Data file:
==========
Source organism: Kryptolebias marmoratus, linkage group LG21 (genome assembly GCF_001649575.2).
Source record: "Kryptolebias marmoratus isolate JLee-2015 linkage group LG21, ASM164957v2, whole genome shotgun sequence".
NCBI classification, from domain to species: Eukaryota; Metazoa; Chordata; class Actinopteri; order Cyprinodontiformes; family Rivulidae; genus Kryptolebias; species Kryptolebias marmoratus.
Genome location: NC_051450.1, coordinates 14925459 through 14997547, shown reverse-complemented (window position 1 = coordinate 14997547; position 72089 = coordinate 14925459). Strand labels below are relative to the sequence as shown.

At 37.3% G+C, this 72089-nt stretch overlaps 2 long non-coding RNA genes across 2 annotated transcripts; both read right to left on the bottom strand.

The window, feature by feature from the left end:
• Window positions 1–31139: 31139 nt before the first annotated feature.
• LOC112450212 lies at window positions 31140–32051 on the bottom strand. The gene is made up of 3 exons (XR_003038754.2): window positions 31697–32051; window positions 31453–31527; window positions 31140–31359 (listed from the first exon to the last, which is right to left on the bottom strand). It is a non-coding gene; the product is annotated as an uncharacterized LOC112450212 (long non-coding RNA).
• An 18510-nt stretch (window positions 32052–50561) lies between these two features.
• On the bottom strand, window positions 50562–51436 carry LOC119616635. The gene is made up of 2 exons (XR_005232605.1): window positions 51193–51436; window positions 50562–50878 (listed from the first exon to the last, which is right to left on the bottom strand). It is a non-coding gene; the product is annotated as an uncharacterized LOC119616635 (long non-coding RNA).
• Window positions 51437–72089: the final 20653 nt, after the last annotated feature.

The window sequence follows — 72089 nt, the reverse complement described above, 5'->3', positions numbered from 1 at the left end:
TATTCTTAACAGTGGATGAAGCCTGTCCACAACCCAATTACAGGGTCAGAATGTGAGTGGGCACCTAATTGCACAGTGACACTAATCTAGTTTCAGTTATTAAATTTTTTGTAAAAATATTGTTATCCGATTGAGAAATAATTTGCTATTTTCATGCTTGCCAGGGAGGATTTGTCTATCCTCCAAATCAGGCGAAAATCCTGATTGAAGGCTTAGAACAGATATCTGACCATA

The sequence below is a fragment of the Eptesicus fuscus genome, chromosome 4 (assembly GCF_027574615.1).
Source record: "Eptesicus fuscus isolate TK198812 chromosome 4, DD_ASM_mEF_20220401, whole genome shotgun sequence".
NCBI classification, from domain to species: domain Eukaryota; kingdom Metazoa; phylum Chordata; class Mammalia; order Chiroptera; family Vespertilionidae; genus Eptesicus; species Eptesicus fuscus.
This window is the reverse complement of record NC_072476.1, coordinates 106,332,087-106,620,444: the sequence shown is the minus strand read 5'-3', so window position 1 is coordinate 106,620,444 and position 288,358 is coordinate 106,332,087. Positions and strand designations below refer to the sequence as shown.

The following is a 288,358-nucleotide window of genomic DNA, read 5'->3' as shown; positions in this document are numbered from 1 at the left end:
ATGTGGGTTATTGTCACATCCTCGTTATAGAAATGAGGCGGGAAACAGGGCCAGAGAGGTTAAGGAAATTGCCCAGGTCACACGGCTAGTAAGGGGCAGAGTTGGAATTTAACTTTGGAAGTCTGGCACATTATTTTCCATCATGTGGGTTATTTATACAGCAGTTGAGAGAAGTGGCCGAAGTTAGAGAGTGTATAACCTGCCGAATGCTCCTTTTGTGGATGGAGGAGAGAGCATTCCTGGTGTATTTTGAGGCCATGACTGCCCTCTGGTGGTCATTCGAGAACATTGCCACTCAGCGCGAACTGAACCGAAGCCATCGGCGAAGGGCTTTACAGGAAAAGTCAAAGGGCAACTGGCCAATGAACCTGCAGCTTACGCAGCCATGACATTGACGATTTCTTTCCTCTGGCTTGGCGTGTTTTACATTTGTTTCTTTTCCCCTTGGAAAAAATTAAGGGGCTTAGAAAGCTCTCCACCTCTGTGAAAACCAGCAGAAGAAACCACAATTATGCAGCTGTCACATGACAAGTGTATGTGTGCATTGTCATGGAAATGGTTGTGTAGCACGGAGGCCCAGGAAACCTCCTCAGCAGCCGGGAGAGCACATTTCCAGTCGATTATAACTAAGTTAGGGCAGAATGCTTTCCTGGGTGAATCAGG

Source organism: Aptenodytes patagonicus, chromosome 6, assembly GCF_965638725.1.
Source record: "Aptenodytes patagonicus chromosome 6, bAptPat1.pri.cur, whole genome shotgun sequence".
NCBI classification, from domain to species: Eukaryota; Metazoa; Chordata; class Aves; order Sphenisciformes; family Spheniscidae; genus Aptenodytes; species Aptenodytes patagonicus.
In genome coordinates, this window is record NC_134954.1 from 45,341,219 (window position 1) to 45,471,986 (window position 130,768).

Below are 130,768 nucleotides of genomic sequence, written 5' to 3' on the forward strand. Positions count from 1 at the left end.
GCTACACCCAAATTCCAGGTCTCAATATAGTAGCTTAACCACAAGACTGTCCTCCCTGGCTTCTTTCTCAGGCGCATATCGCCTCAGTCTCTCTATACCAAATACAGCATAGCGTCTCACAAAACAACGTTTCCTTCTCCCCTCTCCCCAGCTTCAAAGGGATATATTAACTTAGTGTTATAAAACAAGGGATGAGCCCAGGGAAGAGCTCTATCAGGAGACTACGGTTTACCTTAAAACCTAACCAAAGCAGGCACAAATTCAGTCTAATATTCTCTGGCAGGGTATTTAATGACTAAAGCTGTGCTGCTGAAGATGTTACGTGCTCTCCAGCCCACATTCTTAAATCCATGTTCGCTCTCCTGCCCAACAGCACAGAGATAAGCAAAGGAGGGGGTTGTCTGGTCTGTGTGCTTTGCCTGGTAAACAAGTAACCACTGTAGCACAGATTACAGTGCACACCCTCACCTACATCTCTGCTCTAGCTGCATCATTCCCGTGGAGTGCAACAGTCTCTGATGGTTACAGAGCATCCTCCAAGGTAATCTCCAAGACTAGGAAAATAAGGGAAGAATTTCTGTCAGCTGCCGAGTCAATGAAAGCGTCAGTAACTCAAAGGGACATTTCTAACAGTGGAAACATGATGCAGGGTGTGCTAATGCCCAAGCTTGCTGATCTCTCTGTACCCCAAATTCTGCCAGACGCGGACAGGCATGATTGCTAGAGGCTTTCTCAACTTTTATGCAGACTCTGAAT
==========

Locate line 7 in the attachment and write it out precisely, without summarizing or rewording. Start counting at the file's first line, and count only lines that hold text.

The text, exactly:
• Window positions 1–31139: 31139 nt before the first annotated feature.